Doc Rivers knows champions are made in the playoffs. So are reputations.
That’s why he’s asking everyone to hold judgement on Rasheed Wallace until they see what the Celtics and Wallace do in playoffs.
But that didn’t keep Rivers from acknowledging this has been a tough first season for Wallace to endure in Boston.
“Up and down,” Rivers said. “He’s had some good games, some bad games. Bottom line is, he’ll be judged, and our team will be judged, on how well we play in the playoffs. If he has a great playoff run, I don’t think anyone is going to say it was a disappointing Rasheed Wallace. If he has a great playoff run, I think people are going to say, ‘That’s what we brought him here for.’ I think somebody’s going to write that.
“If he has a poor one, then obviously, it’s going to go the other way.”
Rivers said he has moved on from the public argument the two had during the team’s win over Cleveland last Sunday.
“You know there’s going to be days like this and you just get through them and move on from them. I think we all have,” Rivers said before Friday’s game. “You still get back to the type of guy he is when the emotions aren’t around.”
That’s when Wallace did his typical walk back from shootaround to the locker room and teased Rivers with a ‘fire hazard’ comment as Rivers conducted his usual pre-game briefing outside the locker room.
“See what I mean,” Rivers said without missing a beat.
“When emotions aren’t around, he’s a good guy. That’s how you try to get back to it.”
Rivers also said before the game that it’s too early to be concerned with who the Celtics play in the playoffs, even with less than a week to go in the regular season.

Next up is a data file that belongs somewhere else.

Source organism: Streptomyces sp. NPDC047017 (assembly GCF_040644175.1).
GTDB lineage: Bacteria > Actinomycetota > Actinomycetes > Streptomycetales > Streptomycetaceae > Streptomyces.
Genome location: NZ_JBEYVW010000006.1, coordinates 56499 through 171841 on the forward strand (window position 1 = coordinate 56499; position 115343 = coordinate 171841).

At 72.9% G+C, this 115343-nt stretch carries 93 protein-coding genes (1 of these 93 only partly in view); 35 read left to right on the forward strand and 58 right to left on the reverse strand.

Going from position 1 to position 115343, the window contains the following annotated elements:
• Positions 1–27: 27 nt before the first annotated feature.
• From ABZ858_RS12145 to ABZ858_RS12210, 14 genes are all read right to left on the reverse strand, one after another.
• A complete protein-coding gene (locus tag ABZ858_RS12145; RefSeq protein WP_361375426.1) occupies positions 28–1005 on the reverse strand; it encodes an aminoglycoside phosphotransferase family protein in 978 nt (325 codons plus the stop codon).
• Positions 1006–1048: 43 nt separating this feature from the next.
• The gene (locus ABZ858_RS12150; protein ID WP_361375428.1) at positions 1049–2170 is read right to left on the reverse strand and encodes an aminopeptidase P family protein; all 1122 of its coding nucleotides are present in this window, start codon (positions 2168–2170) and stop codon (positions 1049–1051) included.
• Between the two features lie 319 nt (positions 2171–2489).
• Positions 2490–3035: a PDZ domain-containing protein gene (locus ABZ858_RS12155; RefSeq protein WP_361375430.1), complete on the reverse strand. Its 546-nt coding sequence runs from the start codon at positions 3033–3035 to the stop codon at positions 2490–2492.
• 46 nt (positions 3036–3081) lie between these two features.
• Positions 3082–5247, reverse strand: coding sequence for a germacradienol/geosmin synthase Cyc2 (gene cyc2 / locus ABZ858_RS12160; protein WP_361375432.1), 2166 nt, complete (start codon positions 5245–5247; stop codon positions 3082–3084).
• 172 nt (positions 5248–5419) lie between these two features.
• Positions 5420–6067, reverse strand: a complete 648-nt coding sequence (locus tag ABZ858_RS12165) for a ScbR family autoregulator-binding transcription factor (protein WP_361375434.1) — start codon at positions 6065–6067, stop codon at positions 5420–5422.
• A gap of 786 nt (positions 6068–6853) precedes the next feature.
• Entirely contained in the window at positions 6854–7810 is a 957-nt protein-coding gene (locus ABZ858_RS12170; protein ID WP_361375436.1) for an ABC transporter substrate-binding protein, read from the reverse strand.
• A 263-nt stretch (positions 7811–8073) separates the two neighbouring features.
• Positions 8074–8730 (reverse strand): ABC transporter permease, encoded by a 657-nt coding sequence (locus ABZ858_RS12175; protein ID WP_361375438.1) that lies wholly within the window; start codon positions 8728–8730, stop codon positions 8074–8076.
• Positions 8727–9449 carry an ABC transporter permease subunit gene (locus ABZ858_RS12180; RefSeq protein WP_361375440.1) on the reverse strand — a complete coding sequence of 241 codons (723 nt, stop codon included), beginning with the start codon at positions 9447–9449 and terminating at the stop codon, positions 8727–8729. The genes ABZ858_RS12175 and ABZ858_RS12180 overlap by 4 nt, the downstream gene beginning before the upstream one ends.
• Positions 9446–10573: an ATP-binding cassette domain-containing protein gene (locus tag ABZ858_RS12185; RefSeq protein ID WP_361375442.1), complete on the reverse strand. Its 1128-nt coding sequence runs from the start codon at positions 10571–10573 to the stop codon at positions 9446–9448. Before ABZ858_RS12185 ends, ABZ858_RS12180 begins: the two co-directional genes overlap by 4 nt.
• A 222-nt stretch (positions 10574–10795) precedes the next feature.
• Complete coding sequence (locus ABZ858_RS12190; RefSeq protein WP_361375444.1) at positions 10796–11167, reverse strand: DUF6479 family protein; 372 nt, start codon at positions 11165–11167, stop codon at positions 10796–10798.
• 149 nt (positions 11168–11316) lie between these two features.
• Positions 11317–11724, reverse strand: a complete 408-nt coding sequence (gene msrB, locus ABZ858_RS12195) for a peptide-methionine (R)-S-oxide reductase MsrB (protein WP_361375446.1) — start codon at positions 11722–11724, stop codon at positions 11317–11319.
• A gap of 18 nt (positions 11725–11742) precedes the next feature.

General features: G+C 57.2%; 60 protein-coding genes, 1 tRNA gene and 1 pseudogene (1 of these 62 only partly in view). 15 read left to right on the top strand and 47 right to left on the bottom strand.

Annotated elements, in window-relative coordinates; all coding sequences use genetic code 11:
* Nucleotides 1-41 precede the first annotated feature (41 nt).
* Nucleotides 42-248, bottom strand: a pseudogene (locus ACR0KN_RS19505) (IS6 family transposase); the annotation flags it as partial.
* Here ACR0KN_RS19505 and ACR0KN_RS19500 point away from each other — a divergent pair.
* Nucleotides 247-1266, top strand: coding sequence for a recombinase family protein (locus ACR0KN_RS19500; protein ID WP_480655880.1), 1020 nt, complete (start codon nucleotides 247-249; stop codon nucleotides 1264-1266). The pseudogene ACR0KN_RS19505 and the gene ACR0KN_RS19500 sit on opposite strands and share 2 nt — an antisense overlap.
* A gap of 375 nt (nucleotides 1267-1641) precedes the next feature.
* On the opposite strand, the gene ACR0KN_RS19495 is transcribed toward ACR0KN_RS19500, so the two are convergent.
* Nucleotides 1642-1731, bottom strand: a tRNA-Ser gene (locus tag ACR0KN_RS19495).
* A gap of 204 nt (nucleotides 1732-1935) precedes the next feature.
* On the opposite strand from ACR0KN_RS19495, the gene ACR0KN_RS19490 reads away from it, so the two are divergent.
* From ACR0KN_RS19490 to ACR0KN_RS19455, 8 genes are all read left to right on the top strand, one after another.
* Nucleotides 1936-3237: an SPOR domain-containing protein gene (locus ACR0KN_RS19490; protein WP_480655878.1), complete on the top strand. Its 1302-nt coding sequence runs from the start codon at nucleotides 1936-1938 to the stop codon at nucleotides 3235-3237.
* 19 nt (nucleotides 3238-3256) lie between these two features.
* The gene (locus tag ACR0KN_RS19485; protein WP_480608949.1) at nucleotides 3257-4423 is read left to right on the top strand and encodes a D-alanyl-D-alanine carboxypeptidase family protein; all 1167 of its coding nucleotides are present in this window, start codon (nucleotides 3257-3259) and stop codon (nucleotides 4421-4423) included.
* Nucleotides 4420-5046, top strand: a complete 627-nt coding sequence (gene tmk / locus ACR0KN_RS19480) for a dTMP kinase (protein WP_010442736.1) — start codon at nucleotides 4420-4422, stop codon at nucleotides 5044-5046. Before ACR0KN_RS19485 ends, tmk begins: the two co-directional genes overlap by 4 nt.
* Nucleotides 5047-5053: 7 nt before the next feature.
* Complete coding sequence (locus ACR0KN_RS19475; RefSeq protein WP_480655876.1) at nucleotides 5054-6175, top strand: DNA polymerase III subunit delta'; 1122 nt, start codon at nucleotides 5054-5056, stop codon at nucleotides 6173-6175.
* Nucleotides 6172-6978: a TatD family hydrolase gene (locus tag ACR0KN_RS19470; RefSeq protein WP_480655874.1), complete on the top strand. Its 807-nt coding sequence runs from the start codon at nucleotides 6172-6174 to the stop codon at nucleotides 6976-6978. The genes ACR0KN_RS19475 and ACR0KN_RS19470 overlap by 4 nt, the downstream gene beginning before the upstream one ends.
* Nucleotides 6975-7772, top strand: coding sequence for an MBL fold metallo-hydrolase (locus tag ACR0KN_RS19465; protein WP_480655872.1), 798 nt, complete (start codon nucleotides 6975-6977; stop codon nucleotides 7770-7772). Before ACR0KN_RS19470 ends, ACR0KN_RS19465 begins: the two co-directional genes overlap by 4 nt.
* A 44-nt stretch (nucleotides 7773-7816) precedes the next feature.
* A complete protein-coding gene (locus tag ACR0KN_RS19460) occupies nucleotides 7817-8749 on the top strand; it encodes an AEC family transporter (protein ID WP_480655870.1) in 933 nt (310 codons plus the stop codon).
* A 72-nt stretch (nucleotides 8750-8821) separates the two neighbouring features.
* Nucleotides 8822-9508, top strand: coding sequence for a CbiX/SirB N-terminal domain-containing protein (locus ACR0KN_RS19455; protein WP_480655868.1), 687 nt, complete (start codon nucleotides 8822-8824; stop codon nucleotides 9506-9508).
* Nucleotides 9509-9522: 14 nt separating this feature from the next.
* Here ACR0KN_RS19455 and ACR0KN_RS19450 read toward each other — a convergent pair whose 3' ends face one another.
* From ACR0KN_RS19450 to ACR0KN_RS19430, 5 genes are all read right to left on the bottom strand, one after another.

|KG: ‘It doesn’t help when the crowd boos’||04.09.10 at 11:54 pm ET|
A frustrated Kevin Garnett took exception with the boos that rained down on the parquet during Boston’s 106-96 loss to the Washington Wizards on Friday night.
“It’s just hard, especially when we get to the end of the first quarter and we are down, 30-17, and everybody starts to hit – not the panic button – but tries to pick it up in different ways and when it doesn’t come together or you miss some shots, and it doesn’t help when the crowd boos and all these other things then you have to grow tighter together,” Garnett said. “It’s not easy. We know this journey and duration in which we are traveling is not going to be an easy one, and tonight was a difficult one. I wouldn’t say we hang our heads but every individual is trying to figure out what to do and what they can do individually to try to pick it up.”
The Celtics heard it from the TD Garden crowd as the Celtics fell behind by 28 in the second quarter.
“Well, I mean we are at home, we look for our fans to give energy, to give us a spark when the times are tough,” Garnett said. “It doesn’t help when the boos happen but we are a group of veterans and we are a group that is a real team. We aren’t fair weather.”